In layman's terms, inertia would be a resistance to a change in the state of motion of an object. Basically, it is more difficult to move a frame with a heavier mass, so the slide moves backwards on the frame with sufficient force to unlock, eject, and feed.

    Thanks physics 101!
     
  9. robocop10mm

    robocop10mm Lifetime Supporting Member Lifetime Supporter

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    Limp wristing as a cause for malfunction is VERY real. Trying to use it to explain aiming/impact errors is incorrect. Anticipating recoil is very different from limp wristing adn the two should not be discussed in the same sentence. A firm grip can still suffer from anticipating
     
  10. Mercator

    Mercator Active Member

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    Rifleman, the video is wrong. The slide appears to be locked back after the fired shot. That's not a wrist issue.

    But even then, if you look closely frame by frame, you will see her withdrawing the gun ever so slightly as she pulls the trigger. That's anticipation.
     
  11. Mercator

    Mercator Active Member

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    There is another good reason to do it, but not to ensure the cycling. I can hold the gun between two fingers, and it will cycle, if I don't jerk it before firing. This is not home research, I learned this from professional trainers. I was as incredulous initially as any of you here.
     
    Last edited: May 24, 2014
  12. wknight40

    wknight40 New Member

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    It is very real especially on lighter pistols. A prime example is the SCCY pistol. The way it is designed if you do not have your wrist properly locked you will get a FTF/FTE.

    I have a SCCY and experienced this many times in getting used to it. For those not familiar with it the SCCY is a very light 9mm. Polymer frame stainless steel slide. Nearly all of the weight is in the slide itself. So doing anything that interferes with the cycling of the slide you get FTF/FTE.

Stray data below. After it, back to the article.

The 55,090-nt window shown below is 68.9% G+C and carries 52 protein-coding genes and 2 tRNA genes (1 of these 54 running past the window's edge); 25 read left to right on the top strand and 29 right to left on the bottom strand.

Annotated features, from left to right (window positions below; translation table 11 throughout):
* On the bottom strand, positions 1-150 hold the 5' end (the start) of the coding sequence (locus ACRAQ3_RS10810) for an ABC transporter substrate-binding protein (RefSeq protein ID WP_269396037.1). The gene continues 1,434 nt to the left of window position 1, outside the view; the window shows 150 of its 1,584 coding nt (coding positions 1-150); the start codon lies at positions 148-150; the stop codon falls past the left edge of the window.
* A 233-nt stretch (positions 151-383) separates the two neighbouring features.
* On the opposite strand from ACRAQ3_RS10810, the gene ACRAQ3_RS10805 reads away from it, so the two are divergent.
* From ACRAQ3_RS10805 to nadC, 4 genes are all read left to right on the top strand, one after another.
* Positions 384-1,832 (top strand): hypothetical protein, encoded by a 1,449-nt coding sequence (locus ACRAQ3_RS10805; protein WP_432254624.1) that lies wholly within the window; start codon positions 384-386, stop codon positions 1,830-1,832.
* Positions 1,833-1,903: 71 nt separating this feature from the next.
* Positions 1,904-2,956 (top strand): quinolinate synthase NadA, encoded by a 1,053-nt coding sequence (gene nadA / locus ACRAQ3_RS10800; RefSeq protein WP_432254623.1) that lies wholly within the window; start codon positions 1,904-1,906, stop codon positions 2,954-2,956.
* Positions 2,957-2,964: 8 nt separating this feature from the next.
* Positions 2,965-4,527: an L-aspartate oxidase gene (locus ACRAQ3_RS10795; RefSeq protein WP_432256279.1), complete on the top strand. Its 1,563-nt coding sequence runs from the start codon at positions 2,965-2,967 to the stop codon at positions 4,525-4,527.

Last weekend a friend of mine tried my SCCY and had 4 FTE in 10 rounds. I reloaded it and fired 10 flawless. I also had a chance to try his S&W M&P9. Slightly heavier overall and a skinnier grip. I liked the way it fired. I would like to get a M&P9 myself now. I feel getting used to the SCCY and learning to control the muzzle flip and recoil of the SCCY it would make shooting the M&P more accurate.

    But for the most part I believe those that shoot larger/heavier pistols do not need to worry about "limp wristing" as much as those shooting light pistols. Granted a pistol that is matched to the hand size of the shooter helps a lot. The SCCY does have a larger grip then the M&P9 I shot which can make it more difficult to grip until you are used to it.
     
  13. gr8oldguy

    gr8oldguy New Member

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    I think enough research has been done to prove that limp wristing can create a malfunction in a semi-auto handgun. I don't remember the study, but it seemed that Glocks were not as prone to feeding/ejecting issues than other handguns. It makes sense. If the shooter doesn't create a stiff resistance for the grip, the slide will not operate correctly. good luck
     
  14. Mercator

    Mercator Active Member

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    If limp wristing is true, why is it such an issue with Glocks?
     
  15. danf_fl

    danf_fl Retired Supporter

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    It is a cause, but not a common cause.
    Most are too scared of the gun to hold it too loose.
     
  16. WebleyFosbery38

    WebleyFosbery38 New Member

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    If you Limp wrist a Webley Fosbery 38, all you will get is one shot. Most of the action on the WF was produced by the kickback and without it, it wont cycle, recock and reload. Thats a fact not an urban legend, been there, done that. My guess is that just about any semi will give you the same outcome if your not solid with your grip and stance.

    Another issue with a limp wrist shooters is flying pistols. The grip is key to maintaining control and possession of the gun. Ive seen a few on military ranges fly out of folks hands that were lass than bonded to the grip before they pulled the trigger, the old 45's were not forgiving of a less than solid grip on them and will kick your ass.